bilal.memon

Bilal Memon

The author is the business editor of The Express Tribune.

Is the new Vitara worth the money?

It’s said that the car you choose to buy depends on, well, your budget. But the condition you maintain it in depicts your personality and love for it. The way you drive it is a reflection of your state of mind. So who exactly would want to buy Suzuki’s latest attempt to transform itself in the eyes of the Pakistani public? Perhaps, that is the reason why it’s labelling it as a “game-changer”. After all, its signature product, the Mehran, has remained static, passing onto the next generation like a family heirloom no one wants. A comparison is unfair, though. If one could ...

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All talk, little action by PCB

Despite a series of lengthy, tall claims, it wasn’t the Pakistan Cricket Board (PCB) that was able to invite foreign players to tour Pakistan. Every time the return of top-flight international cricket is mentioned, the board has been quick to deliver the clichés that has made covering press conferences such a monotonous task at times. Regardless of their boring, good-for-nothing statements, some action did take place at the National Stadium, Karachi. The fact that it was due to another official is another matter. While the exhibition matches, held over the weekend, may have been the first crawling steps towards the revival, staging high-profile ...

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Pakistan, you are not ready to host

For years I would argue endlessly trying to defend my country, citing the actions and examples of other places to justify my point. In some cases, diverting the discussion seemed logical and changing topics the best solution. But over time, the arguments have become much more serious. The country’s inability to progress and, worst of all, no light at the end of the tunnel has made it all the more excruciating to bear. One of the rare sources of joy was sports and there was nothing better than to throng the stadiums when the national cricket team took the field for ...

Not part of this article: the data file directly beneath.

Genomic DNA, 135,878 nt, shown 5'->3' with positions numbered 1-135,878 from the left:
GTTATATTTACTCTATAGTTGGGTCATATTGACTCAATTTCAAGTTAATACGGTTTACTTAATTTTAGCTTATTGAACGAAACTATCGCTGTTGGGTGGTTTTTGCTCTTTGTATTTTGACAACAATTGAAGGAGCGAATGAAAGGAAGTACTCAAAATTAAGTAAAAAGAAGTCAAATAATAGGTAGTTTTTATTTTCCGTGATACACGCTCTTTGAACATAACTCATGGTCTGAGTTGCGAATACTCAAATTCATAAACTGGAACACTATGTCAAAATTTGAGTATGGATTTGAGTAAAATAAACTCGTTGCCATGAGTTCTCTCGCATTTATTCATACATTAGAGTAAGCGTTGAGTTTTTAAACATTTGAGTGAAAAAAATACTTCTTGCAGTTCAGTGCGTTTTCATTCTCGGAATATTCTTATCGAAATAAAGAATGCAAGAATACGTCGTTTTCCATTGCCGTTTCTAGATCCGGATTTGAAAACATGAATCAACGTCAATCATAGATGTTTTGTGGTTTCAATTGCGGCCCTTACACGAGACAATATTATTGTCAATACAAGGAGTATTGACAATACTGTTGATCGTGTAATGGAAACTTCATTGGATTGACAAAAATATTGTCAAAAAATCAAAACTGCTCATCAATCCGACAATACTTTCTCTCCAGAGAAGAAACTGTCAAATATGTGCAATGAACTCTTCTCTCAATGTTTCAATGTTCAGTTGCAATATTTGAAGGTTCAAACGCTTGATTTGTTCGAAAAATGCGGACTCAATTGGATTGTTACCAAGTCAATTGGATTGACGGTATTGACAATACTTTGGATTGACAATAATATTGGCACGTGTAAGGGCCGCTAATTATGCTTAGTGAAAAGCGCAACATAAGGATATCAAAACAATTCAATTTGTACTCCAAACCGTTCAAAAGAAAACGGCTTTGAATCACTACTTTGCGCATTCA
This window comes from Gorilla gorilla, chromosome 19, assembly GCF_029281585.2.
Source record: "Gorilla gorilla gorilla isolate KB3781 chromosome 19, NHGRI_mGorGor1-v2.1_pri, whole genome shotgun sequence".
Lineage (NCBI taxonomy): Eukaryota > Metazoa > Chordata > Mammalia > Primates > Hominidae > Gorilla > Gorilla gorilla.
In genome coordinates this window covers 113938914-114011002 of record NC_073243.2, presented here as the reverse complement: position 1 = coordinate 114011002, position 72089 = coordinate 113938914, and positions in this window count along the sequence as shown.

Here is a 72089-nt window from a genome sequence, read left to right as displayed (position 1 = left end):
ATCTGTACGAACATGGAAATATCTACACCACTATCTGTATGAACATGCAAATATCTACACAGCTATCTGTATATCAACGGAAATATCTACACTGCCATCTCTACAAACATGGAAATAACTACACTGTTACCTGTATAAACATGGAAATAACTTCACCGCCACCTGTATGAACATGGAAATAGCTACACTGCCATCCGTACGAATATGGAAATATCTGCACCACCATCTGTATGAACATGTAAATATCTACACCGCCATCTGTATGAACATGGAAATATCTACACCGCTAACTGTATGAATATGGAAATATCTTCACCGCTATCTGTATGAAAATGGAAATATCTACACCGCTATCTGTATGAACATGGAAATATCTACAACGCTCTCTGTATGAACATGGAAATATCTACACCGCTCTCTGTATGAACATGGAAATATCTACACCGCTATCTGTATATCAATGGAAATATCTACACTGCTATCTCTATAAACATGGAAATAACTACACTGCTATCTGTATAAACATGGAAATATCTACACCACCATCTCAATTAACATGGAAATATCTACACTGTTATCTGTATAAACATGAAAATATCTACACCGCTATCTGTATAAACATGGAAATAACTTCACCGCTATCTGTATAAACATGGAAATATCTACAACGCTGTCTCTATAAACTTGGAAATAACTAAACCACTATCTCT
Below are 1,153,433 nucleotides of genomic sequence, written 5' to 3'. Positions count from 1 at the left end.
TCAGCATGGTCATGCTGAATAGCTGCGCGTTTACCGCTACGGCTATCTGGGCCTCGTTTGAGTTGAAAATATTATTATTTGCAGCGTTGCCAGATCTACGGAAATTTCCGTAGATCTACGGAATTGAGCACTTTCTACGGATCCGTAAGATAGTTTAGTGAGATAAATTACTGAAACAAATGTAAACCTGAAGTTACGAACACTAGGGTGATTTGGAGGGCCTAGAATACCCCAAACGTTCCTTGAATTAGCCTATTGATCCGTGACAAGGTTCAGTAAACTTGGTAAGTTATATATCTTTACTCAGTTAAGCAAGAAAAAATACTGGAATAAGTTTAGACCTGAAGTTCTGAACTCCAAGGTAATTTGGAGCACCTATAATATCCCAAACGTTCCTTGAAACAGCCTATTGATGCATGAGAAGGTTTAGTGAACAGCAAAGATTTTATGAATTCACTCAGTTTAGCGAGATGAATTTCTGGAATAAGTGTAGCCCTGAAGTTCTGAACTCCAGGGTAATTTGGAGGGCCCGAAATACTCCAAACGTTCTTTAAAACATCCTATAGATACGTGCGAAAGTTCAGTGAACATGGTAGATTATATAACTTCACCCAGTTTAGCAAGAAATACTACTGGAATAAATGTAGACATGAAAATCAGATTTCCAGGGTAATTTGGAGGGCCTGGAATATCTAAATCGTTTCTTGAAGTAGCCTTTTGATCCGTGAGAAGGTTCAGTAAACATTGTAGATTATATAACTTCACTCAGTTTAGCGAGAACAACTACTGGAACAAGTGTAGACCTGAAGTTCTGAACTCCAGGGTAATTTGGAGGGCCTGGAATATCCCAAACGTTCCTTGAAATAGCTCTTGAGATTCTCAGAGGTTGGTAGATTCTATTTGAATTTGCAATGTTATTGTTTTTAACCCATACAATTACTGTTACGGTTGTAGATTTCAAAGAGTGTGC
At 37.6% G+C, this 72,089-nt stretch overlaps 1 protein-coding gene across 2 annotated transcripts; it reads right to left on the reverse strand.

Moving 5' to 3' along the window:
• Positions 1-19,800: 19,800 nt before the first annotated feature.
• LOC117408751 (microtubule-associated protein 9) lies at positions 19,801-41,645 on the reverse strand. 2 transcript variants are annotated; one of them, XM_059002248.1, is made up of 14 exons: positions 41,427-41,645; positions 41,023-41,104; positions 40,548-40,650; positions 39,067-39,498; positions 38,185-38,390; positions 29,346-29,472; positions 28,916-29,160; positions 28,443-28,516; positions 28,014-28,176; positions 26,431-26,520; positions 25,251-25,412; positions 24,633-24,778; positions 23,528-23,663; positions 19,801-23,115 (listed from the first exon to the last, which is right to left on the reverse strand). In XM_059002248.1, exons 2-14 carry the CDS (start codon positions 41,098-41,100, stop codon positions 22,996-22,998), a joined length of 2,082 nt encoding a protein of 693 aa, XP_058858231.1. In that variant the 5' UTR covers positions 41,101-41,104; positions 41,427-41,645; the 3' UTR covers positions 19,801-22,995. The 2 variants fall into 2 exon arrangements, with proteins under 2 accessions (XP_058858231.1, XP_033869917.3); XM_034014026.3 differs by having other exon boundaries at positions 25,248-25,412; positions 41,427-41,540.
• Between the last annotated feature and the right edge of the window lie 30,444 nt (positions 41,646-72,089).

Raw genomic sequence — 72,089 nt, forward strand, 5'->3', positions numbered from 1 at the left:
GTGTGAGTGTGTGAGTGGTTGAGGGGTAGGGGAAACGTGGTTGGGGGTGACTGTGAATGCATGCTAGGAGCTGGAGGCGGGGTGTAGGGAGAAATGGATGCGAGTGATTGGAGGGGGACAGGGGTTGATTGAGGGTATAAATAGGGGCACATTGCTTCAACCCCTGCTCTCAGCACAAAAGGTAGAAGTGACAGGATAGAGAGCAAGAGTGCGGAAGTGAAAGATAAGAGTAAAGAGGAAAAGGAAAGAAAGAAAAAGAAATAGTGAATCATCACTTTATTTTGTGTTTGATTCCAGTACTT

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Misbah is not the problem

If attack is the best form of defence, Misbahul Haq surely doesn’t believe in it. He is a calm character whose presence on the field is barely felt at times and – on some occasions – hardly even matters. He’s patient so he waits until he gets a chance to pounce and at times, it backfires. But he has built a reputation, and a good one, to steer Pakistan past many obstacles in dire circumstances and, while the adrenaline levels remain low, fans ought to be proud of the results ‘captain cool’ has achieved since he has taken charge. The criticism ...

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Is Pakistan ready to host again?

In 2009 when the Sri Lankan team arrived in Lahore, much was said about their security, or the lack of it, after armed men were able to ambush their vehicle with ease. At the time of their arrival at the airport, the security protocol suggested that improvement was needed. But at that point the most worrying aspect was being hoarded by fans’ excitement or the media. Few thought a gun attack was in the making that would cause casualties and injuries. But it happened and, despite ‘intelligent’ reports, a targeted and planned attack was to take away international cricket and the ...